Love is in the air

Because Shane is a new bull for us, we have replacement heifers that will be bred over the next two years. A number of the heifers are already between 17-20 months old and definitely mature enough to breed. After his work was done with the cows in the main herd, Shane has been hanging out in the Front field with two steers and the horse, and has grown bored. So we decided to choose five lucky ladies to keep Shane company during his last weeks on the farm before he heads off to work as the herd bull on our friend’s farm.

In order to sort out these five heifers from the main herd, we setup a small corral in the South field using step-in posts and polywire, and made a makeshift sorting point at the entrance gate to the field. As the main herd walked from the Mountain Field through the gate to the South field, the polywire would be repositioned, directing bred cows and calves to right and the five lucky heifers into the corral on the left. We had placed troughs with sweet feed on both sides so everyone had a view of snacks. Bill lead the move driving the mule, TA walked behind to keep any stragglers going, and I did the sorting. The plan worked well and after sorting out a couple of cows, we had all five heifers isolated from the main herd.

Next, the three of us set up an alleyway from the small corral to the Front field, opened the gate and led the five heifers into the field where Shane was eagerly waiting. Breeding these heifers this fall is beneficial for a number of reasons. First, with Shane at our farm until December, this is a good project to keep him busy. And second, the heifers will calve sometime between late August – September when not too much is happening on the farm. Our bred cows will have their calves in the spring, so we will be able to focus all of our effort on safe deliveries for these first time mama’s.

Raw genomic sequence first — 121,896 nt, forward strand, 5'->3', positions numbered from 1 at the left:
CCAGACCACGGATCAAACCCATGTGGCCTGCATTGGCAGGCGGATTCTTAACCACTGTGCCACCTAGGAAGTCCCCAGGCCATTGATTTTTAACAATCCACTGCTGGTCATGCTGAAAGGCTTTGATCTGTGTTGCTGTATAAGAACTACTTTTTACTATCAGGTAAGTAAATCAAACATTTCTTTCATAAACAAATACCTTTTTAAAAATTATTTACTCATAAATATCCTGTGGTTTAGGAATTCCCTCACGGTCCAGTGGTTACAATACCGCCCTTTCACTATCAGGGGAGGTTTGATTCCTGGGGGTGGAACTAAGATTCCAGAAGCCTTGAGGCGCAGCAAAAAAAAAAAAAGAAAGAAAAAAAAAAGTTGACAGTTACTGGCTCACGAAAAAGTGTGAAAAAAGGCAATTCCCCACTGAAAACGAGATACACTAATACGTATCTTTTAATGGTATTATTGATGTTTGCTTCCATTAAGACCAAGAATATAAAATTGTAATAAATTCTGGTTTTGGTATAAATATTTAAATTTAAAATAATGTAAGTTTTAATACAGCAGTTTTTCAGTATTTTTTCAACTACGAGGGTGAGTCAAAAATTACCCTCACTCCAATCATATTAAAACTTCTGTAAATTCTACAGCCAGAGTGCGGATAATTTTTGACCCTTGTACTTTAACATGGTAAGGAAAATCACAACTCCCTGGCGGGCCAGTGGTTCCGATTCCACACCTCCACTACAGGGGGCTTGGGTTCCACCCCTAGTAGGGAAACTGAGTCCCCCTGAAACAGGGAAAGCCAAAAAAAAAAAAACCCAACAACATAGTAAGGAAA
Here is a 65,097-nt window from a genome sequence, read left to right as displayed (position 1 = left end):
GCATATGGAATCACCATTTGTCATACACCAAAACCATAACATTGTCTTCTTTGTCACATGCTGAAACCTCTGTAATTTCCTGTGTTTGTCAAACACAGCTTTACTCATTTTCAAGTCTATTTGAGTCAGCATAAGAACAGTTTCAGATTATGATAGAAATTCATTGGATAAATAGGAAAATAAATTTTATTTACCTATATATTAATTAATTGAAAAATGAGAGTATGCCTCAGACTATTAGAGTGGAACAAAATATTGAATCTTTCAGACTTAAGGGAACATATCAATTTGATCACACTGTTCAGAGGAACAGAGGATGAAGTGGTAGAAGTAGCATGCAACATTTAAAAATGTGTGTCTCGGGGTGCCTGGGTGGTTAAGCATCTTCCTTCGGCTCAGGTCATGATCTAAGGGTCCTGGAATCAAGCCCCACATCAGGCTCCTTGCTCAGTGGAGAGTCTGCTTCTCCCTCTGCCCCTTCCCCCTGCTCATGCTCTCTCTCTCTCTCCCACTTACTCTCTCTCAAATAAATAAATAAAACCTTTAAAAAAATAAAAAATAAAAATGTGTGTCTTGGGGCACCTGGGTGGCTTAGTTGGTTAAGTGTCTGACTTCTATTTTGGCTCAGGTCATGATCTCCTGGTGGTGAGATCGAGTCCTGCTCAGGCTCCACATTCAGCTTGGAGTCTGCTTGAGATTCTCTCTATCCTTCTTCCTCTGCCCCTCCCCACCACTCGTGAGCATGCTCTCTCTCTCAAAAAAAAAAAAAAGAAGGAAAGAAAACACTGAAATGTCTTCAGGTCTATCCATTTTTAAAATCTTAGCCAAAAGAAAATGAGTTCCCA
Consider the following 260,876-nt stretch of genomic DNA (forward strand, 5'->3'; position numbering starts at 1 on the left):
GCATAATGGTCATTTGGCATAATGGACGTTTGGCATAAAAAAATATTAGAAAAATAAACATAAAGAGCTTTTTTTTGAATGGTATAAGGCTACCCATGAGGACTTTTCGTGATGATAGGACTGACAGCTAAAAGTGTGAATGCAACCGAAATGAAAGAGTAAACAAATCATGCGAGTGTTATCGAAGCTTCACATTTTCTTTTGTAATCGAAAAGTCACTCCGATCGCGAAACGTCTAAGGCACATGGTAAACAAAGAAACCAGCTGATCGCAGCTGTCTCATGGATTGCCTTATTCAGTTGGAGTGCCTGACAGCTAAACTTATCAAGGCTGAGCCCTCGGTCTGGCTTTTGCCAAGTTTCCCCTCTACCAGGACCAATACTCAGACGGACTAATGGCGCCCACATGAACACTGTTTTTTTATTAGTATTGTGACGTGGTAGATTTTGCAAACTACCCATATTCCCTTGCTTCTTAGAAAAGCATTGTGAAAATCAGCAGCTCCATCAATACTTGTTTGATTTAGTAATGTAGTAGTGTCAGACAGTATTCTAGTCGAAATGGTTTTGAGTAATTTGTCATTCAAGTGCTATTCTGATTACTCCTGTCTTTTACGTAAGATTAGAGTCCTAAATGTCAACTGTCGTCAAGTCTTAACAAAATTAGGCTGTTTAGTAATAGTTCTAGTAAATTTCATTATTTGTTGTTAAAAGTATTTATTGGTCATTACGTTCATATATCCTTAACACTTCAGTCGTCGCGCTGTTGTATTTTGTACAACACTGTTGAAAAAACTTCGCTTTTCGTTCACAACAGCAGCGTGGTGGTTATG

Shane and the heifers plus two steers.

Shane takes his responsibility seriously, and was very pleased to have more work to do. These heifers were all born in the spring of 2018 and after just a couple of days, everyone began acting more like a herd of grown cows. A cow’s job is to have a calf, and these heifers seemed happy to finally get the chance.

Shane taking notes on who might be ready.

Getting the farm ready for winter always starts with the selling of our spring steers. We had planned to have delivered the 2019 steers in late October but one of them came down with an eye infection. We kept the boys until the infection cleared up and the antibiotics wore off.

Infected eye.

Having the bull and heifers in the Front field made sorting out the two steers a little more challenging, but finally off to camp for the 2019 boys!

2019 steers at the finishing farm at the base of Old Rag.

This spring, four more heifers, Willow, Pearl, Aretha and Annie will be old enough to breed. And then our last replacement heifer, Rose’ will be ready in the spring of 2021.

The future of our herd!

Willow
Annie
Rose’

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